Afghanistan, as a crossroads of empire and a key stage in the Silk Road, is dotted with important archaeological sites that go back 5000 years and can provide insights into the evolution of civilizations across Asia and, in fact, civilization itself.
Most of these sites are beyond the reach of the Afghan government’s woefully underfunded archaeology department, and within the grasp of the Taliban and other banditti, who either destroy or loot and sell the precious pre-Islamic artifacts depending on their iconoclastic or economic priorities.
Unfortunately, Mes Aynak also sits on one of the world’s largest copper deposits, one that the Afghan government has leased for 30 years in a contract with two major Chinese transnational companies, the Metallurgical Corporation of China (MCC) and Jiangxi Copper.
A film by a Northwestern University professor and documentarian, Brent Huffman, “Saving Mes Aynak” has gone a long way into alerting international opinion as to the urgency and importance of preserving the site. It’s available for streaming at Netflix. The link is here.
The Mes Aynak copper bonanza is seen by the Afghan government as a vital source of revenue. Per the announced contract, the Chinese side will pay a bonus of over half a billion dollars when the mine commences commercial operations, a big chunk considering Afghanistan’s total GDP is only $7 billion. The United States sees income from the mine as an important step in weaning the Afghan government off its reliance on foreign aid (like Southern Sudan, the Kabul government is a foreign-aid state, with 72% of its budget coming from overseas sources).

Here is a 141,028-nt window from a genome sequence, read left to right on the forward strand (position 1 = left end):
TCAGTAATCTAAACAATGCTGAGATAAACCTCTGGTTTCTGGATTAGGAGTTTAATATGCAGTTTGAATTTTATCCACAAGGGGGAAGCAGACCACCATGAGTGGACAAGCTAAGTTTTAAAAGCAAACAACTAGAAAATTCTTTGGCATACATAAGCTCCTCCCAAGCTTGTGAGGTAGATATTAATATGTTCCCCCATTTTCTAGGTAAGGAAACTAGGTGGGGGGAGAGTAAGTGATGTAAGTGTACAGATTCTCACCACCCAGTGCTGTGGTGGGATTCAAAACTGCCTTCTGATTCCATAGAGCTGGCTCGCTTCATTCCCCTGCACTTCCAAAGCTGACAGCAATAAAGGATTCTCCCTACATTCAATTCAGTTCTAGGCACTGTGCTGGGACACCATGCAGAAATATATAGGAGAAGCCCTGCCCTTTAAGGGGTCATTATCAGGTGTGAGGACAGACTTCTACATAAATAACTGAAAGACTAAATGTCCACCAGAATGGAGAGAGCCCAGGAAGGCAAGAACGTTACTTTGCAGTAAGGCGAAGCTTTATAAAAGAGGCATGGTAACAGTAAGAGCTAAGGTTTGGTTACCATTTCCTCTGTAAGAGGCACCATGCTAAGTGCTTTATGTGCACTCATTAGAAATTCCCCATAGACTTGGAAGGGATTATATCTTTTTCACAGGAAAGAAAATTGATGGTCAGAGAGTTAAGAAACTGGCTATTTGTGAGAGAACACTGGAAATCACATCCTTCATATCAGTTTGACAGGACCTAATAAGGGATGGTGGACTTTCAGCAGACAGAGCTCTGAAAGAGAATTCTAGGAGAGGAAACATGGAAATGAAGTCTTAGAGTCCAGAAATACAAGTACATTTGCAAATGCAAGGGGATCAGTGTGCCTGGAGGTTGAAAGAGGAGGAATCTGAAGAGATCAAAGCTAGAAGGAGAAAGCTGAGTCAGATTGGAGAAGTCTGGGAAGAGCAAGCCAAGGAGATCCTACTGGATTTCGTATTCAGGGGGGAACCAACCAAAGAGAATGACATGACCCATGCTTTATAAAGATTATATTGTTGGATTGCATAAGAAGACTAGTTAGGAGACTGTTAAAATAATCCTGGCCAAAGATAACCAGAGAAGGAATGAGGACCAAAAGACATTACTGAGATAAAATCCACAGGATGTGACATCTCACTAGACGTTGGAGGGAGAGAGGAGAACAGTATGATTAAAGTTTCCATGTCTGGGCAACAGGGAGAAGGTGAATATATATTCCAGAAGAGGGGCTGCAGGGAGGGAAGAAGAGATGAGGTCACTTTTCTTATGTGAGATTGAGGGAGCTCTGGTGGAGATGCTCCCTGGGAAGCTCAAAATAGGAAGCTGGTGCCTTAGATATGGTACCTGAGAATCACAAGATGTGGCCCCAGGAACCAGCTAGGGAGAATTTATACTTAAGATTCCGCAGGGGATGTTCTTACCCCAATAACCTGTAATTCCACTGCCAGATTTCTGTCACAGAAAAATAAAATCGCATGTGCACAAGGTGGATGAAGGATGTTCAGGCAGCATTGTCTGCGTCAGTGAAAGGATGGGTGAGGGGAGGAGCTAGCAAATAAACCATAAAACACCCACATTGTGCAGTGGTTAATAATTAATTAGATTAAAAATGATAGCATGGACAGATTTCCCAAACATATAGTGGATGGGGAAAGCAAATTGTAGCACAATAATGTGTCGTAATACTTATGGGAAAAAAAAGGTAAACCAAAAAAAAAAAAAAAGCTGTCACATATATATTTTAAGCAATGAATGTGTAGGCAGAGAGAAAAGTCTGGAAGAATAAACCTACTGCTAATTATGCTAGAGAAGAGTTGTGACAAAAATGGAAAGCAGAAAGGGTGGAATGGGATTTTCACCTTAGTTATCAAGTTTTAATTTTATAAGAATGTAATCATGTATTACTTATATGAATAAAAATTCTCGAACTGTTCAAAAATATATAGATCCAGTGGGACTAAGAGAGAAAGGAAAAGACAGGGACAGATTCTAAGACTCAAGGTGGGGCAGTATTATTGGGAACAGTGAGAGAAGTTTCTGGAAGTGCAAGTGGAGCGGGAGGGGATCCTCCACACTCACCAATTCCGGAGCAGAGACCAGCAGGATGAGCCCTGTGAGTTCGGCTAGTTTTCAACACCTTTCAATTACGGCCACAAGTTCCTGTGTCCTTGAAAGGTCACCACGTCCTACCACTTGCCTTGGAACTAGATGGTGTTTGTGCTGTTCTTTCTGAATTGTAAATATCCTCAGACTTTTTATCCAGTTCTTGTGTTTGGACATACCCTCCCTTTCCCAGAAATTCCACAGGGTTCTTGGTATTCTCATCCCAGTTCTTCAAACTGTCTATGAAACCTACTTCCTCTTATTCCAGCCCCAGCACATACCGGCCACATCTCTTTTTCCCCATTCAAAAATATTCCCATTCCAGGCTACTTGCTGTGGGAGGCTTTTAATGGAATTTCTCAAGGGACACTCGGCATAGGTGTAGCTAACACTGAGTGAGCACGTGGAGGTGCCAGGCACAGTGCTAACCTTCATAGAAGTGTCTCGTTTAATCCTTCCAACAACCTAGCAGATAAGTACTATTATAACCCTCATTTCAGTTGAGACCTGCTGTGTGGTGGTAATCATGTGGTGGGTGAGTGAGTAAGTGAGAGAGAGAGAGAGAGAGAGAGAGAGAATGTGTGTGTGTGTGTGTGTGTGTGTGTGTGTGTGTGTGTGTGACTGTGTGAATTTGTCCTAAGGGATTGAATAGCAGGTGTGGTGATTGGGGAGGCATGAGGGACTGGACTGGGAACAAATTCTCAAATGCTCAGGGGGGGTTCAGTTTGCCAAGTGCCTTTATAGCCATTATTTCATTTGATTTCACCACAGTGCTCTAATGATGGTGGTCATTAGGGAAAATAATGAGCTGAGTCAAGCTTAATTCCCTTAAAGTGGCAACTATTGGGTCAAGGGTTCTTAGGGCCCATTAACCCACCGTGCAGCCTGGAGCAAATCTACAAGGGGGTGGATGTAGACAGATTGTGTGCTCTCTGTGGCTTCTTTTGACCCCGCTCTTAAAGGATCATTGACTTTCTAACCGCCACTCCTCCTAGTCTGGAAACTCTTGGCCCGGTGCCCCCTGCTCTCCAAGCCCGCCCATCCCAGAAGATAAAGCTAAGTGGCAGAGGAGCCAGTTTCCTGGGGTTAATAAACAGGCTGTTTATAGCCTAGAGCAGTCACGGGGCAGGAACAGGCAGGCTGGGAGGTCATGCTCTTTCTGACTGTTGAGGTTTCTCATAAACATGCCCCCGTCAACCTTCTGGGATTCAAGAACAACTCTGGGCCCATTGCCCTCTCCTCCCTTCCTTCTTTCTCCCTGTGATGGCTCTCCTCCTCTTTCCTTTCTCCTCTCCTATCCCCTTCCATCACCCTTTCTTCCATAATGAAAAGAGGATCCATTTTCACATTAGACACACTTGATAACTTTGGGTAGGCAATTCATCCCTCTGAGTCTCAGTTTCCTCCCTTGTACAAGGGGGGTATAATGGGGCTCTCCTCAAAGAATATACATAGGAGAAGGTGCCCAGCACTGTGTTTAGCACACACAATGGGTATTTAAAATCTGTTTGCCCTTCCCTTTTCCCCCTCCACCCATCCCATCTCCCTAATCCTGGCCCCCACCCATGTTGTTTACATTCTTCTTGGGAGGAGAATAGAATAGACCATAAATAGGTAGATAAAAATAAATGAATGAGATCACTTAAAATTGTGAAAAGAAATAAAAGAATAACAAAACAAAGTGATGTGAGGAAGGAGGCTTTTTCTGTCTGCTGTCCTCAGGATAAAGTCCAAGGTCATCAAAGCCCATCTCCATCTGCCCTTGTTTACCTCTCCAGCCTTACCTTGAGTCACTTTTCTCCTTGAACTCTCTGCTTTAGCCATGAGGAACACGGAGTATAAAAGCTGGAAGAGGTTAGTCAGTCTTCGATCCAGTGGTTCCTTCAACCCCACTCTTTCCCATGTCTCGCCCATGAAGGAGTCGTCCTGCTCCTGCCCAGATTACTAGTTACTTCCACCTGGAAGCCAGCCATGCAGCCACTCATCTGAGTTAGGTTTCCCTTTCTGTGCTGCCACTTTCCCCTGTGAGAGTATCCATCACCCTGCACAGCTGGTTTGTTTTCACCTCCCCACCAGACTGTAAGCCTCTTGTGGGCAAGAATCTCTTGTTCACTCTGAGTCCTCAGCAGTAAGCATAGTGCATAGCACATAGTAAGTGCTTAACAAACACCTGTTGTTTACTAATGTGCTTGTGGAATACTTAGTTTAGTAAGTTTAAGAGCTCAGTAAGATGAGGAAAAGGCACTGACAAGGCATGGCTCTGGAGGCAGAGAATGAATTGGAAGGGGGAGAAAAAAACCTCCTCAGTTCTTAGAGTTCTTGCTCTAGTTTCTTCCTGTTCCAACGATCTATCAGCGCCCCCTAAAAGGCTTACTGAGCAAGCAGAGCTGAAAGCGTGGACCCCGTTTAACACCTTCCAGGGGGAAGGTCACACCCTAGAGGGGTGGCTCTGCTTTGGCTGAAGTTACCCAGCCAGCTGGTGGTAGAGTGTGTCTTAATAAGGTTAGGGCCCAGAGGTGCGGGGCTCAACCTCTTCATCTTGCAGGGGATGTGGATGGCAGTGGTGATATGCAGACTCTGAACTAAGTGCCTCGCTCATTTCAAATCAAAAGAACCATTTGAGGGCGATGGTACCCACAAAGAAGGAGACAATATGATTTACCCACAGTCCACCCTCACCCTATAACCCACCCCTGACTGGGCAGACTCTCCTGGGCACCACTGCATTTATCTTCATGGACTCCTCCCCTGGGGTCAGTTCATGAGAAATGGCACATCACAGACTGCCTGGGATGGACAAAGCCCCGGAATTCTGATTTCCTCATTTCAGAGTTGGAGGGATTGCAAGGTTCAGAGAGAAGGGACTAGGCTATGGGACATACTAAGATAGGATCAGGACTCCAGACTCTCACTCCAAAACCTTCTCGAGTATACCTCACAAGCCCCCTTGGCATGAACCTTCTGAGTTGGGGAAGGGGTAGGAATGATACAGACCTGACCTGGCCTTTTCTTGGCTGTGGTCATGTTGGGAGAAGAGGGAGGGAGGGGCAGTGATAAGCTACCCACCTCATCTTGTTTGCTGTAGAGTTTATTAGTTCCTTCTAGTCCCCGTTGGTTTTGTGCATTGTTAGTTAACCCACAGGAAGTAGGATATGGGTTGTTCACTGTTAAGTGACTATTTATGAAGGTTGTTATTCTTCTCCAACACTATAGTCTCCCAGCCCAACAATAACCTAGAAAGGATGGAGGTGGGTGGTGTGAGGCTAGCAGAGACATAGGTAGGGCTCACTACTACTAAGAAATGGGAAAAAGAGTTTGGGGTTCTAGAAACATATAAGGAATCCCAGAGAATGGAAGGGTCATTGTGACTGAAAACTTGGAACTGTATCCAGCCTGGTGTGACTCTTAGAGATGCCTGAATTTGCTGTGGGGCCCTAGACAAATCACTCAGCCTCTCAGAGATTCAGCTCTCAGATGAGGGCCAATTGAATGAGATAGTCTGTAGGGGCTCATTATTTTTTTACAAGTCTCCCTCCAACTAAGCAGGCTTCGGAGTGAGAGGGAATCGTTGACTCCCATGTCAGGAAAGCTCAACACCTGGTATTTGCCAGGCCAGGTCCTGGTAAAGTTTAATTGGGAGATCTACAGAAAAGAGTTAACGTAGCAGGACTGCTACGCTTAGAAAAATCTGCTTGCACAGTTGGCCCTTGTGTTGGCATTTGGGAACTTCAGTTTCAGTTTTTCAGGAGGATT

The Afghan government is unambiguously eager to see construction at the mine begin. It appears the collection of several hundred photogenic artifacts that survived the looters (the site was discovered in the 1960s and only secured in 2008 when the Chinese perimeter went up) for preservation and display at the national museum has exhausted the government’s interest in Mes Aynak’s archaeological angle.
The United States government, which provided a million dollars of military funding for the archaeology work, now also maintains a studied indifference to Mes Aynak. Brent Huffman told me he contacted the US embassy in Kabul repeatedly for interviews, but was rebuffed.
The Chinese are usually cast as the heavies in these sorts of scenarios and saving Mes Aynak from destruction “by a Chinese copper mining company chasing corporate profits” is the hook for the Indiegogo fundraising campaign. MCC and Jiangxi Copper also receive a certain amount of stick in Huffman’s documentary as corrupt, indifferent, and not too good at running a copper mine, which occasioned some resentful pushback in Global Times.
China’s reticence about ripping up Mes Aynak perhaps has less to do with its love of archaeology than the fact that the copper project is more of a geostrategic placeholder for PRC rather than an economic opportunity. Copper prices have collapsed since the deal was signed in 2007, and spending hundreds of millions of dollars to transform Mes Aynak from a windswept waste into a world class industrial and export center is probably not the highest priority for MCC and Jiangxi Copper.
Add to the practical difficulties of the site the fact that the area, although only forty kilometers outside of Kabul, is controlled by the Taliban. Recently the Taliban, much to the resentment of the Afghan government and, perhaps, in response to some financial outreach from China, announced they would “protect” Mas Aynak instead of shelling it and occasionally murdering people on the road leading to the site. Huffman views the Taliban statement as an ominous sign that a significant obstacle to active development of the mine by MCC has been removed.